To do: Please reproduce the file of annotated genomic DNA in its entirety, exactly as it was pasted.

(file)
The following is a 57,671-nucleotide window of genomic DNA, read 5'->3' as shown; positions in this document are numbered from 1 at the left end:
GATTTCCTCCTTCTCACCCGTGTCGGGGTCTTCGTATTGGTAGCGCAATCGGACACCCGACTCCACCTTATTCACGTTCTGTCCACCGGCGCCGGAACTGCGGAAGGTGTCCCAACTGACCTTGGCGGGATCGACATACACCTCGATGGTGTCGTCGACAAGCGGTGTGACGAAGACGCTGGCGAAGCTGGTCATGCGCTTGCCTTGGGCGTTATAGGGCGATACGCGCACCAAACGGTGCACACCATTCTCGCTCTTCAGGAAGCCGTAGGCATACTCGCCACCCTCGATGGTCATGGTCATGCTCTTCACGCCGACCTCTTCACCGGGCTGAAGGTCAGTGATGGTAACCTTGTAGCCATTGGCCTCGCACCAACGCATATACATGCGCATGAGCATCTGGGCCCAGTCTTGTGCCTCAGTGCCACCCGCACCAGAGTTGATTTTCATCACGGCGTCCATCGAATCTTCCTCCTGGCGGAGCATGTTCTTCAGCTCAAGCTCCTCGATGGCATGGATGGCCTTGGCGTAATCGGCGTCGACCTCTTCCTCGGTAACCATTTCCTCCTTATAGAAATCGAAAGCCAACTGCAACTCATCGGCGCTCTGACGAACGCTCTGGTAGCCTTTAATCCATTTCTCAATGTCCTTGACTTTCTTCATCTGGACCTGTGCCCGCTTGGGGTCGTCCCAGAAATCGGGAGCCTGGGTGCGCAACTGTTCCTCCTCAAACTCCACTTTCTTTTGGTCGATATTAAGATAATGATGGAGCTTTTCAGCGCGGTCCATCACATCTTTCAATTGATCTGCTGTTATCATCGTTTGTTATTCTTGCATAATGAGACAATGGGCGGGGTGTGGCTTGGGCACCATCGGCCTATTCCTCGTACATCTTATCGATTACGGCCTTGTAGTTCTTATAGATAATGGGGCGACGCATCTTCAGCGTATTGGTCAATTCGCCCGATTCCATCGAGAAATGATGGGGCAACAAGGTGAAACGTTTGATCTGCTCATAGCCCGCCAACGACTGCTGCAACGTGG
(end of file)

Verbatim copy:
The following is a 57,671-nucleotide window of genomic DNA, read 5'->3' as shown; positions in this document are numbered from 1 at the left end:
GATTTCCTCCTTCTCACCCGTGTCGGGGTCTTCGTATTGGTAGCGCAATCGGACACCCGACTCCACCTTATTCACGTTCTGTCCACCGGCGCCGGAACTGCGGAAGGTGTCCCAACTGACCTTGGCGGGATCGACATACACCTCGATGGTGTCGTCGACAAGCGGTGTGACGAAGACGCTGGCGAAGCTGGTCATGCGCTTGCCTTGGGCGTTATAGGGCGATACGCGCACCAAACGGTGCACACCATTCTCGCTCTTCAGGAAGCCGTAGGCATACTCGCCACCCTCGATGGTCATGGTCATGCTCTTCACGCCGACCTCTTCACCGGGCTGAAGGTCAGTGATGGTAACCTTGTAGCCATTGGCCTCGCACCAACGCATATACATGCGCATGAGCATCTGGGCCCAGTCTTGTGCCTCAGTGCCACCCGCACCAGAGTTGATTTTCATCACGGCGTCCATCGAATCTTCCTCCTGGCGGAGCATGTTCTTCAGCTCAAGCTCCTCGATGGCATGGATGGCCTTGGCGTAATCGGCGTCGACCTCTTCCTCGGTAACCATTTCCTCCTTATAGAAATCGAAAGCCAACTGCAACTCATCGGCGCTCTGACGAACGCTCTGGTAGCCTTTAATCCATTTCTCAATGTCCTTGACTTTCTTCATCTGGACCTGTGCCCGCTTGGGGTCGTCCCAGAAATCGGGAGCCTGGGTGCGCAACTGTTCCTCCTCAAACTCCACTTTCTTTTGGTCGATATTAAGATAATGATGGAGCTTTTCAGCGCGGTCCATCACATCTTTCAATTGATCTGCTGTTATCATCGTTTGTTATTCTTGCATAATGAGACAATGGGCGGGGTGTGGCTTGGGCACCATCGGCCTATTCCTCGTACATCTTATCGATTACGGCCTTGTAGTTCTTATAGATAATGGGGCGACGCATCTTCAGCGTATTGGTCAATTCGCCCGATTCCATCGAGAAATGATGGGGCAACAAGGTGAAACGTTTGATCTGCTCATAGCCCGCCAACGACTGCTGCAACGTGG